Day two


Indulge with fanciful cakes and coffee at Bar Luce on-site at Fondazione Prada, and then visit the gallery’s collection or temporary exhibit. The architecture of Fondazione Prada distinguishes it above all other venues to experience modern and contemporary art in the city. Designed by the OMA architecture studio led by Rem Koolhaas, the site marries existing industrial distillery buildings with esoteric new spaces, including a tower clad in gold leaf. Bar Luce is the brilliantly kitsch Milanese-American café designed by film director Wes Anderson – retro diner fittings in saccharine shades of pink, turquoise and yellow combine with surreal details typical of Anderson’s creative flair. Fondazione Prada celebrates leading artists of the 20th and 21st centuries, such as Louise Bourgeois, Dan Flavin and Anish Kapoor, but also champions emerging talent. Expect cerebral, challenging presentations.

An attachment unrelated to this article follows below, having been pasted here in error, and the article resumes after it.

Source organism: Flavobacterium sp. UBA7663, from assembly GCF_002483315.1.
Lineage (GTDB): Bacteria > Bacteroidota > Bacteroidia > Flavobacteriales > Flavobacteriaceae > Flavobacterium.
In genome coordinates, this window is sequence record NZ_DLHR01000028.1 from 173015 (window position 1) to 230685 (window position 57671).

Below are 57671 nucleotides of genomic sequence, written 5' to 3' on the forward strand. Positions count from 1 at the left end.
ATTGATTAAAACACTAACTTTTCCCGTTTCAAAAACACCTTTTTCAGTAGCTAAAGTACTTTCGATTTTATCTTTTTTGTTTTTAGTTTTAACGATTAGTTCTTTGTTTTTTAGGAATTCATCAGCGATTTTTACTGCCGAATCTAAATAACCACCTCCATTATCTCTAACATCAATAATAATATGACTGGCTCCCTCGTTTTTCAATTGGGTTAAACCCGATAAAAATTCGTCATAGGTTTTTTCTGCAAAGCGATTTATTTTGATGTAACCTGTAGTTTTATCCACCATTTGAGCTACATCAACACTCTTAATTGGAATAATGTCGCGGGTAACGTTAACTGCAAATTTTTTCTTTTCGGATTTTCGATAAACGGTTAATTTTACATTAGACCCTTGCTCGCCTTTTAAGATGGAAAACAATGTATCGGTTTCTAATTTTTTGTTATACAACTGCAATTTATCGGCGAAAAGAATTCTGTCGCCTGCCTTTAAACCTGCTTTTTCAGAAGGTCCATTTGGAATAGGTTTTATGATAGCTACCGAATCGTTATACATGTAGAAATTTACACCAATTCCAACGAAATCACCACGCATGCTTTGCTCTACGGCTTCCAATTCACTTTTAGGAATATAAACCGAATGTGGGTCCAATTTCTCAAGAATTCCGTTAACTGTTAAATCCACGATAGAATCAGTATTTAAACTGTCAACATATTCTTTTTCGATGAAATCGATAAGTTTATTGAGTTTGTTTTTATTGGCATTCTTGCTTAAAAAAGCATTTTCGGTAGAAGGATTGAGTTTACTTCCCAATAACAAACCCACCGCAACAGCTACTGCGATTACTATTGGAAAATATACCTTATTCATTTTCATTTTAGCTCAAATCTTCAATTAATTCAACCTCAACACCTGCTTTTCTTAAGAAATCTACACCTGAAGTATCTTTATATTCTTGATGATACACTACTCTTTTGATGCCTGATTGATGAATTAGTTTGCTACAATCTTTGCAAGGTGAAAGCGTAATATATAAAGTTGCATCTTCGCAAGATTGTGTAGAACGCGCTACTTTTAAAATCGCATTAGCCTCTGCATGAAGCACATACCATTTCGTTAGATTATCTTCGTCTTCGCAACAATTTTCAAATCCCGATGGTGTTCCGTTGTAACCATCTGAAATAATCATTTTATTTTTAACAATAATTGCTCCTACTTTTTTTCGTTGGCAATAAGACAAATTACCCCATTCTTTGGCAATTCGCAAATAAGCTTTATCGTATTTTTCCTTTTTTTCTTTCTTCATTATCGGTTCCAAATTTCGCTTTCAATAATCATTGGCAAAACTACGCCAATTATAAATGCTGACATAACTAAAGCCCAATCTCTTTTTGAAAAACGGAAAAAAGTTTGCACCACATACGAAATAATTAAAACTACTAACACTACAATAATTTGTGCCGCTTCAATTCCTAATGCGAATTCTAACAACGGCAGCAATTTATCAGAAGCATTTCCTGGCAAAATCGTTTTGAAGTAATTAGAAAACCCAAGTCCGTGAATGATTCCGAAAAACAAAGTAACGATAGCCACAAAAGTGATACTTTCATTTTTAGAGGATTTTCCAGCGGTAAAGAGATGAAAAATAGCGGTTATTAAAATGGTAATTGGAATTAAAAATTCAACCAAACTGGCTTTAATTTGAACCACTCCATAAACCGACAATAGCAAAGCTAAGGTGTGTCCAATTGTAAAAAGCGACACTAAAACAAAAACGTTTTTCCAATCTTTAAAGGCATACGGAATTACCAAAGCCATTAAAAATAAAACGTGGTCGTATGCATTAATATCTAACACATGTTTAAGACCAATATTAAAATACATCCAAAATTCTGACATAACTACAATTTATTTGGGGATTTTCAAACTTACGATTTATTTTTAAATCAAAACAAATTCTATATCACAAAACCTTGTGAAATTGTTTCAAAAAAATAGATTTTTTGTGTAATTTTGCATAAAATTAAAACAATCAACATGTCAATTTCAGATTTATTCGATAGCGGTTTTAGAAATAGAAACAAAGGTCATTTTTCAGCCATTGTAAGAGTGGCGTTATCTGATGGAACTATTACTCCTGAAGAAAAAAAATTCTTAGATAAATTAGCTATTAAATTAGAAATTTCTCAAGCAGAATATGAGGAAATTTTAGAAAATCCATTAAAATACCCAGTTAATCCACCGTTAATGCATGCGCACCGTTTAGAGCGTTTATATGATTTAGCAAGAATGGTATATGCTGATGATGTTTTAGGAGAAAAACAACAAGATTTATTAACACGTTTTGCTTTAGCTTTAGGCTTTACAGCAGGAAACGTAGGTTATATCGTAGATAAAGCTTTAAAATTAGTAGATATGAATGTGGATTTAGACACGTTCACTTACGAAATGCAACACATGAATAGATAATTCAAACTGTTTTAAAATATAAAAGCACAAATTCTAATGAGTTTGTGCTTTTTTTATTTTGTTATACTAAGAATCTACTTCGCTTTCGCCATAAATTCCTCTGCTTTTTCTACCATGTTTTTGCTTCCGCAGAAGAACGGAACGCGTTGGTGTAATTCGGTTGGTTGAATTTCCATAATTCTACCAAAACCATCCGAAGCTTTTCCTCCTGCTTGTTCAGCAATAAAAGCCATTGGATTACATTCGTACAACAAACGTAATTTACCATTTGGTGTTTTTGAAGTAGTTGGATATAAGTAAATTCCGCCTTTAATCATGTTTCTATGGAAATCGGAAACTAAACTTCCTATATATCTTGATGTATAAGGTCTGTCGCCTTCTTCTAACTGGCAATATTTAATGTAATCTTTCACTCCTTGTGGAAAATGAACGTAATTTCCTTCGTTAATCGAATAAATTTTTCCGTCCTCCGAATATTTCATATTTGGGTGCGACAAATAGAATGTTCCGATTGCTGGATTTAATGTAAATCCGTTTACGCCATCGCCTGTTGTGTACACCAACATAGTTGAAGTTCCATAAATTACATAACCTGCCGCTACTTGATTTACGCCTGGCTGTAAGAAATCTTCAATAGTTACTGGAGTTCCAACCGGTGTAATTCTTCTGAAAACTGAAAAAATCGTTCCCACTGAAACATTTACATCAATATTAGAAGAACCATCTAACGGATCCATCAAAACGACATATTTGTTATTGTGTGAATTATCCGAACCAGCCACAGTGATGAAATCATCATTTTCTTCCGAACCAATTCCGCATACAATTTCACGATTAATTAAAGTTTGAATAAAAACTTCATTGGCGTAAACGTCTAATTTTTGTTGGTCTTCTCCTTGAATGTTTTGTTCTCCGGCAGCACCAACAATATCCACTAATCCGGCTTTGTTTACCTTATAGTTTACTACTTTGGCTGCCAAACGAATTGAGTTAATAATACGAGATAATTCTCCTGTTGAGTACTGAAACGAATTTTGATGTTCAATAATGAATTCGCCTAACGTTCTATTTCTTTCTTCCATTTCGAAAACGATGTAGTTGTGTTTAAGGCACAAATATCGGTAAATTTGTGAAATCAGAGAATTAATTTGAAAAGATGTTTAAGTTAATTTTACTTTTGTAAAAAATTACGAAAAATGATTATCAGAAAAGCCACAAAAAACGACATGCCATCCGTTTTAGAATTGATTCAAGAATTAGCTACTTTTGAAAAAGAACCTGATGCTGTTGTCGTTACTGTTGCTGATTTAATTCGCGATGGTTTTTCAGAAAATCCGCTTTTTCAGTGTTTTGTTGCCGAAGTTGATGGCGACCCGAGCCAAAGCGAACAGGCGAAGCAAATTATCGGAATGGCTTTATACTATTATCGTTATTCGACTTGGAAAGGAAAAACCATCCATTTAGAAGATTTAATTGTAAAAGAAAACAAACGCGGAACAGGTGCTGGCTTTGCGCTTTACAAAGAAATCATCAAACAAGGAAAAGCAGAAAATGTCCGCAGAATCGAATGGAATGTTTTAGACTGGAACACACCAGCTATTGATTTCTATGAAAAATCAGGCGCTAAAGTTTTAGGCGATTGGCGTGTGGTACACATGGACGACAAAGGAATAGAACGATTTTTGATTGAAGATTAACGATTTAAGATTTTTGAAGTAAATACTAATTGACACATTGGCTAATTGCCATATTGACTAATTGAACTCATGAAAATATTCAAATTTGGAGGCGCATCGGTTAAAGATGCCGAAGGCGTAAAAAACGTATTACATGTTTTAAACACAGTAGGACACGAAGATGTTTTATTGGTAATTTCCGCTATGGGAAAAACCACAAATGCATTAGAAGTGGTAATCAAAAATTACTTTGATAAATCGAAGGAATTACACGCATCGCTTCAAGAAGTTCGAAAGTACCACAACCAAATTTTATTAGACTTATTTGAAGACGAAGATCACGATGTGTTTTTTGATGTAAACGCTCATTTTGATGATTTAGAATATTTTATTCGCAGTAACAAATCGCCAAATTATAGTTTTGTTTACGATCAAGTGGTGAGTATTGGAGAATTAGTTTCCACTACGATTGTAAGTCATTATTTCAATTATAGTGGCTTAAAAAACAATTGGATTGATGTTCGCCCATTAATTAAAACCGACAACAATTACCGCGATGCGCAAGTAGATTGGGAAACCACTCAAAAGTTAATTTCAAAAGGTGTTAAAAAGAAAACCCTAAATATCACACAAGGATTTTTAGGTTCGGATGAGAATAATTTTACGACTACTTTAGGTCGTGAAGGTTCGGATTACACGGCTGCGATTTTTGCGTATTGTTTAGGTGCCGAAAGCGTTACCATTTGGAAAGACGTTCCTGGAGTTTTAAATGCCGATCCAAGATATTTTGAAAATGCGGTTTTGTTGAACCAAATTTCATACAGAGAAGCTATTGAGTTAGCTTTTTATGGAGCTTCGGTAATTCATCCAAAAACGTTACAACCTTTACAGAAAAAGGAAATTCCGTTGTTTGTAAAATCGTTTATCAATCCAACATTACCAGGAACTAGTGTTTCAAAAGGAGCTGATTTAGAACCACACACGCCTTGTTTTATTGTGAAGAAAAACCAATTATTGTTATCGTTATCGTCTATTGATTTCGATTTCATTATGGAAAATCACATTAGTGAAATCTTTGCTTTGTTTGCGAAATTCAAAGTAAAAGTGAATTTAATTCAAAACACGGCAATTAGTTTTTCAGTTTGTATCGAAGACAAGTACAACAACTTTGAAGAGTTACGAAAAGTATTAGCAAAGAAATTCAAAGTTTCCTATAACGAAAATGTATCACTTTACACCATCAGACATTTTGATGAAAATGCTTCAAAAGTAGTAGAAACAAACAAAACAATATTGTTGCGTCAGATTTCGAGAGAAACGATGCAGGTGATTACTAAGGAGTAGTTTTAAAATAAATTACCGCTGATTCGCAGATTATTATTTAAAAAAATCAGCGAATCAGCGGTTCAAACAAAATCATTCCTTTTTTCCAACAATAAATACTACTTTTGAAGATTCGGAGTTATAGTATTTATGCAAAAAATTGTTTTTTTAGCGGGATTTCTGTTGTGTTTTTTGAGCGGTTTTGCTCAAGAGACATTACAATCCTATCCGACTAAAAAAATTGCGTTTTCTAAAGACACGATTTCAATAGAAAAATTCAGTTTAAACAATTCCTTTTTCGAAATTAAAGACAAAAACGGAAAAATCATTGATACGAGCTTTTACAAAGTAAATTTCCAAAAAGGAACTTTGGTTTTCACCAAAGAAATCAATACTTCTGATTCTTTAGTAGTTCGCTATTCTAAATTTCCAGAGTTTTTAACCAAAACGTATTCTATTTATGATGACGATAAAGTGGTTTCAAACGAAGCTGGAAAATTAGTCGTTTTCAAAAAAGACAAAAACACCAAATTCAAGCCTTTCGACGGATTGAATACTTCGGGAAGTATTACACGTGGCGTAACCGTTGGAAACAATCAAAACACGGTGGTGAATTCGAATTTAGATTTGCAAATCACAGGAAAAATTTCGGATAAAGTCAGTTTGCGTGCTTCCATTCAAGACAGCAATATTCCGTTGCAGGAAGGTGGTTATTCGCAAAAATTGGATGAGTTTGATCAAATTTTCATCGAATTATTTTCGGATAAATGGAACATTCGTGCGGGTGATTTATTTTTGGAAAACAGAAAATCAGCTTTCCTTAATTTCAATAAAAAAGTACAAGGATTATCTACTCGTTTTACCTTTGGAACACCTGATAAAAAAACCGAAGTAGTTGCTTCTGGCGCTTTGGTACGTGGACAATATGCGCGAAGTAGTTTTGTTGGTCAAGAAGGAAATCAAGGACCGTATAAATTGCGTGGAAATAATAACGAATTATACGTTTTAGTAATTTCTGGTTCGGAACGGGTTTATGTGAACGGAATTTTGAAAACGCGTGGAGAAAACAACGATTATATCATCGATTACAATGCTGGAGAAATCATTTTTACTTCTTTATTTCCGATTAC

Fondazione Prada Milan | © Fred Romero/Flickr | © Fred Romero / Flickr
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1 pm

From Fondazione Prada, 15–20 minutes via tram or foot will take you to Un Posto a Milano, a rustic farmhouse in the heart of the trendy and well-heeled Porta Romana district. The building has been lovingly converted into a farm-to-fork restaurant, guest house and cultural event space. The restaurant, Cascina Cuccagna, opens onto a leafy courtyard and garden so its particularly special place to have lunch when the sun is shining. Cascina Cuccagna promises ‘seasonal foods, vegetarian and vegan options, quality raw materials, traditional Italian dishes (occasionally revisited)’.